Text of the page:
“I am not ashamed of the Gospel,” the apostle Paul wrote to the Romans. This verse has become the theme of InterVarsity’s next staff conference, scheduled for January 2-6, 2008 in St. Louis. In preparation, InterVarsity planners asked Don Everts, an Area Director and an InterVarsity Press author (Jesus with Dirty Feet, God in the Flesh, The Smell of Sin and others) for some of his thoughts. From his home in Boulder, Colorado, Don writes about presenting the Gospel in a way that is most accessible to post modern college students.
Shame always implies an audience. Paul is sent to preach the gospel and he is obligated to preach it to a specific audience – Greeks and non-Greeks, the wise and the foolish (1.14), and even to those who are in Rome (1.15). And as he boldly proclaims the gospel in that context (in front of that audience) he is not ashamed.
Today, we as staff are obligated to a different audience. We and our student leaders are preaching the gospel to college aged young adults living in the US in what has come to be called the postmodern epoch. So, what does it mean for us to do this preaching without shame in front of this audience?
There is much that goes into being able to preach the gospel on today’s campus without shame (inner confidence, the work of the spirit, confronting spiritual powers with authority, etc). But I want to focus on one specific reality that I believe greatly affects our (and our students’) ability to do so: having an answer (an apologetic) for those we are bringing the gospel to.
Our apologetic (answer) must always be governed by our audience. It’s their questions, concerns and hopes we’re answering, after all. Paul had a certain apologetic for those he was preaching to in Rome just as the “modern” church developed an apologetic for their post-enlightenment audience. I believe the more we develop a fully orbed postmodern apologetic, the easier it will be to stand on campus, unashamed, with the gospel in our hands offering it to a new generation. And the less fully orbed (and the less postmodern) our apologetic the more tempted towards shame we will be.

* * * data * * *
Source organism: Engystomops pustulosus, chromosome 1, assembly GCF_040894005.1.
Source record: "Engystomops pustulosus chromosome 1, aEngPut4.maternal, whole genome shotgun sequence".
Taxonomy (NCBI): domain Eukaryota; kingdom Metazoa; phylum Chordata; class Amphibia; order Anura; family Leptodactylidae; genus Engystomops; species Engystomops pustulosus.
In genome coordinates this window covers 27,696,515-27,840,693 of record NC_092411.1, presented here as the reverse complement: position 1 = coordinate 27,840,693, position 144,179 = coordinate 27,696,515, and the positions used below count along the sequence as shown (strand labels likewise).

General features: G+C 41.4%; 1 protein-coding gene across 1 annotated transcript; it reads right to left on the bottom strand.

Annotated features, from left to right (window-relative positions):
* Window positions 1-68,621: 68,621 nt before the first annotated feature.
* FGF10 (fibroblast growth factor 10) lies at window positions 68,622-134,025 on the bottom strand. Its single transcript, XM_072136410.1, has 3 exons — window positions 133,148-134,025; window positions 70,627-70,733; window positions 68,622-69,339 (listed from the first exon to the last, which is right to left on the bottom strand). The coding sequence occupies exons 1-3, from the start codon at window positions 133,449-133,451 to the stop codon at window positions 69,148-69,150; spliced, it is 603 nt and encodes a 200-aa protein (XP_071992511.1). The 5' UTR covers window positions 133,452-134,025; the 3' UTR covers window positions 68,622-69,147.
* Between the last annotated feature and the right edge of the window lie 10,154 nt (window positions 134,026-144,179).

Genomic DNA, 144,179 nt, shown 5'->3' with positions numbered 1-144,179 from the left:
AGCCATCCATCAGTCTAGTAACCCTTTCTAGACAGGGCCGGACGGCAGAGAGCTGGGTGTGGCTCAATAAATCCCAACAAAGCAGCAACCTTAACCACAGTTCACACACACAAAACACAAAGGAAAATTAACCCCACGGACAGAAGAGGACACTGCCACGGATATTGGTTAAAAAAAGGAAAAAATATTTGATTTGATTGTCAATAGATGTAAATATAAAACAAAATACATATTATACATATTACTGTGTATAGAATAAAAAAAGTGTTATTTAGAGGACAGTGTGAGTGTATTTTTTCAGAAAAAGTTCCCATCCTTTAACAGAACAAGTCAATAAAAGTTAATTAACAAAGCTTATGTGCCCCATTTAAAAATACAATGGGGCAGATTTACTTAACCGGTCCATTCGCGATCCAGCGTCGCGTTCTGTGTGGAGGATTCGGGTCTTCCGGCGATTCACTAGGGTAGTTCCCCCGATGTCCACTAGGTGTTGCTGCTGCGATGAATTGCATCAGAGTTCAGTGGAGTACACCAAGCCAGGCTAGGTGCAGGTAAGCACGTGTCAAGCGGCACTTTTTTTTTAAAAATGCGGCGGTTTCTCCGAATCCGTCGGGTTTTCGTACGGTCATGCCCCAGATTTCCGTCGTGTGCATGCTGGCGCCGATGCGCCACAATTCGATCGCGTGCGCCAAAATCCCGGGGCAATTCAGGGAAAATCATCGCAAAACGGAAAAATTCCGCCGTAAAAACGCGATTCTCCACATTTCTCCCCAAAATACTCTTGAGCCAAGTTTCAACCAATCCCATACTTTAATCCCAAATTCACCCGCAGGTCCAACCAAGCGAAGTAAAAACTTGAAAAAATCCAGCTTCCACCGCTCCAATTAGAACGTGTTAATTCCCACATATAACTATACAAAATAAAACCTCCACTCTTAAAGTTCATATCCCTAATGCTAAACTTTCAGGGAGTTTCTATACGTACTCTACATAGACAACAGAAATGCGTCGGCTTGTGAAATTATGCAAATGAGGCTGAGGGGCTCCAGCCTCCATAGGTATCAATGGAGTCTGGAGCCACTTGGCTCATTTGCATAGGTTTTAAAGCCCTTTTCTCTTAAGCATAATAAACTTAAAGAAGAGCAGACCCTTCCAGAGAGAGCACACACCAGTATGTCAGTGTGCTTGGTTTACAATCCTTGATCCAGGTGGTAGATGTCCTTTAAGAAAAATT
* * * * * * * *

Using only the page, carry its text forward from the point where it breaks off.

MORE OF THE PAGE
Our own postmodern audience is so new (and newly developed) that most staff and students don’t have a clear answer for them and are, consequently, tempted towards shame as they share the gospel on campus. Many of us only have an inherited modern apologetic, which usually turns out to be just as fruitless and irrelevant an answer on campus as we instinctively fear it might. And some of us have an incomplete postmodern apologetic that provides only a limited, usually oversimplified answer. To caricature: we either reason evidence to a crowd that could care less about evidence or classical reasoning; or we lob shallow stories at a crowd that can distinguish between an anecdote and a satisfying story from a mile away.
Since neither of these apologetics provide a decent answer to those we are supposed to be preaching the gospel to on campus, we drift into shame and, often, into inaction. We hold the gospel in our hands knowing deeply how amazing it is, but feeling embarrassed about it when in public. What we need, I believe, is a fully orbed postmodern answer. The more we formulate, apprehend, and articulate that – the more we and our students will be able to sit in a dorm room and say with Paul, “I am not ashamed of the gospel.”